Gowanus residents wanted a park. Instead, they’re getting ‘colossal’ buildings.
Carroll Gardens and Gowanus residents gave a contentious reception to a plan to develop high-rise housing on a city-owned site beside the Gowanus Canal that was designated for public recreational use in the 1970s.
The 5.8-acre site on the corner of Smith and Fifth streets, once a gas plant, has sat empty for decades. When the city acquired it through condemnation, it was designated as a “public place,” meaning residential development was not allowed there. Plans to redevelop the area have been in the works since 2008. On Monday night at a Community Board 6 meeting, architects and developers unveiled their new design for the Public Place site: “Gowanus Green,” a multi-building complex with 950 apartments, a public school, shops, a community facility and rain gardens to absorb stormwater.
In the new plan, buildings on the site will range in height from a five-story school to a 28-story tower, the designers said. Neighbors, however, blasted the development proposal, saying they hoped the whole area would be turned into a park.
“Don’t wreck our neighborhood, please,” one community resident said at the meeting. He argued that Gowanus Green’s “colossal buildings” would be out of place in the low-scale neighborhood. Others attending the meeting, also concerned about high-rise construction, joined in on his objections.
The city’s original public place designation was meant to “provide land for badly needed recreational space,” according to a 1974 City Planning Commission document posted on the blog Pardon Me for Asking.
The 5.8-acre site includes a 1.5-acre public park, the design of which would fall not to the developers behind the Public Place site but to the city’s Parks Department.
Residents were upset to learn that only a small slice of the lot would be a park, having long thought the city’s intention was to use the entire footprint for recreational space, Linda Mariano, co-founder of Friends and Residents of Greater Gowanus, told the developers at Monday night’s CB6 meeting. She called the Gowanus Green design plan “completely out of context” and said it doesn’t belong in the neighborhood.
The property in question is the largest city-owned site in the Gowanus rezoning area. If enacted, the proposed rezoning will allow for the development of more than 8,000 apartments in the vicinity of the heavily polluted Gowanus Canal.
Executives from Hudson Cos., Jonathan Rose Cos., Bluestone Organization and the Fifth Avenue Committee, which make up the development team, fielded angry questions at Monday night’s meeting alongside architects from Marvel Architects and SCAPE .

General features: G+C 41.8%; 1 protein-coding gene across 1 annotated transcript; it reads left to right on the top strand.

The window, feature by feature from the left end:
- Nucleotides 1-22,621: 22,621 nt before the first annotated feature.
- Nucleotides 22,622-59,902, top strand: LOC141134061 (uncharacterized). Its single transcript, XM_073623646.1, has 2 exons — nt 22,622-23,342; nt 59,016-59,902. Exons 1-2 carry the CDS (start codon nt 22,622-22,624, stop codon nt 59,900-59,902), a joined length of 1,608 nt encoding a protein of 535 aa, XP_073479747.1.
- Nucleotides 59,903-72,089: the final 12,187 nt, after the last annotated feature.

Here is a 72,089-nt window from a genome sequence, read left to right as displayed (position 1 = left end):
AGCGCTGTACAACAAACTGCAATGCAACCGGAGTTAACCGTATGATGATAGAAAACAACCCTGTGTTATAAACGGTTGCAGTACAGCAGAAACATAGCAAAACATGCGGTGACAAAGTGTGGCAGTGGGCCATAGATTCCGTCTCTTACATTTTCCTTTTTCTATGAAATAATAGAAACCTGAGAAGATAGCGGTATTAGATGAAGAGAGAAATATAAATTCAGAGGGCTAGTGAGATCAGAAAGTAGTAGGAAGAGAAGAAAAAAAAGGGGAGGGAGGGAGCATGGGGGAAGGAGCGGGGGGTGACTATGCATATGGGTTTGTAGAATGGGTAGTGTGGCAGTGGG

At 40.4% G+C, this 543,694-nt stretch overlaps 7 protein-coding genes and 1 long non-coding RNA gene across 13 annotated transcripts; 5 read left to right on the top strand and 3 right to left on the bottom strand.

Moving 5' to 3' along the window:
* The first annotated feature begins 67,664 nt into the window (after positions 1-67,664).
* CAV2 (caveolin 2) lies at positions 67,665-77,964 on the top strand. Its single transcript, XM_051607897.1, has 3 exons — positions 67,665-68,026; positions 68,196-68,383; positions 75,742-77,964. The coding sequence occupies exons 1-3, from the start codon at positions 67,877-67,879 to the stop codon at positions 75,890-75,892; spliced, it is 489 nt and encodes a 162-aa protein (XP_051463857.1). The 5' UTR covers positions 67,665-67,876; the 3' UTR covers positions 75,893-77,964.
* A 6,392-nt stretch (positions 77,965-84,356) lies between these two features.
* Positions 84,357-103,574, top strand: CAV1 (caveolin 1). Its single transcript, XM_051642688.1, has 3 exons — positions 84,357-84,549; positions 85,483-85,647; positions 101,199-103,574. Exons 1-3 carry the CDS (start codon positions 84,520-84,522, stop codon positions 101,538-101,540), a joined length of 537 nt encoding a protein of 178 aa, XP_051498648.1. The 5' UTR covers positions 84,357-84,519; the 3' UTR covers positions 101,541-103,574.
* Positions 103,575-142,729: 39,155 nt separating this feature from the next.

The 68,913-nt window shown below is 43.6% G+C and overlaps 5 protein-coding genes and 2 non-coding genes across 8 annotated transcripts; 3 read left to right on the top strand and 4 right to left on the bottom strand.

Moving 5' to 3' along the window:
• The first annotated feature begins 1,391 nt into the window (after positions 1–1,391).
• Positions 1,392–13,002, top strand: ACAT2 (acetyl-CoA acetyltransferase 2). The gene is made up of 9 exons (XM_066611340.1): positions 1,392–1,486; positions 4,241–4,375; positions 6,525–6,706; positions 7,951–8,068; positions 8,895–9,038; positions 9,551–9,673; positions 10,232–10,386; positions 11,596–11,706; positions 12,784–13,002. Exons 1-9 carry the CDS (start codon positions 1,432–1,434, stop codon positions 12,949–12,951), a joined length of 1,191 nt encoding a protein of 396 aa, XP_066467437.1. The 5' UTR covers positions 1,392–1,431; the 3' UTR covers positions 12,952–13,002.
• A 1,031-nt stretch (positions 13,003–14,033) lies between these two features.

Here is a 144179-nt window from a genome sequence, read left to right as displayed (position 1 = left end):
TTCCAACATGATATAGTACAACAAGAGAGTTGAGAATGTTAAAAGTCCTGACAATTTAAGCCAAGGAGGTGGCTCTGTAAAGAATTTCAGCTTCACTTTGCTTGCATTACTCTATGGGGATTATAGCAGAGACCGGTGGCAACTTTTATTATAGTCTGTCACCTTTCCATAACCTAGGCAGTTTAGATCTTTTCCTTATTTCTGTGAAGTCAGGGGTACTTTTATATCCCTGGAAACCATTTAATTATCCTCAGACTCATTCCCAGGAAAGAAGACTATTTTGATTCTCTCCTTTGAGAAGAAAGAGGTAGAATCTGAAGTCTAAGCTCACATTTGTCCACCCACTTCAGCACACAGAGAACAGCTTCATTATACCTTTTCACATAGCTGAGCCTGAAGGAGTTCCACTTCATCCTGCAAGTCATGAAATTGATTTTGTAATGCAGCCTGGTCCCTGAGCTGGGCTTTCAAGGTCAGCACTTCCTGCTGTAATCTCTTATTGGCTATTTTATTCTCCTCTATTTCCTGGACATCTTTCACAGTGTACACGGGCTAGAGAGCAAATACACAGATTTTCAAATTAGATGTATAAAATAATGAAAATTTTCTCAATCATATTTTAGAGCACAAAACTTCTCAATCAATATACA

The team’s initial plan for the site was put on hold after the Gowanus Canal was declared a federal Superfund cleanup site in 2010, and the new plan incorporates some ideas generated in public workshops held last year.
An as-yet undetermined number of the apartments will be affordable units.
City Councilmember Brad Lander, who attended the meeting, pressed the developers for details about the income levels for potential tenants. The developers said those levels haven’t yet been finalized.
Jay Marcus of the Fifth Avenue Committee said the developers want a portion of the apartments to be set aside for residents who earn as little as 30 percent of Area Median Income, which is $22,410 per year for individuals. He said the city wants the earnings levels for the affordable units to go as high as 120 percent of AMI, which is $89,640 per year for individuals.
CB6 had wanted all of the Gowanus Green apartments to be affordable units, but developers said at the meeting that a portion of them will be market-rate.
The developers also haven’t yet determined the size of the public school or whether it will be a grade school, middle school or high school.
The New York State Department of Environmental Conservation is overseeing brownfield remediation at the site, where coal tar has seeped into the ground 153 feet below its surface.
“The contamination is dramatic here,” one resident said at the meeting.
The toxic coal tar was left behind by a previous occupant of the site, Citizens Manufactured Gas Plant, which made gas for cooking and heating.
Story updated with the addition of a rendering.
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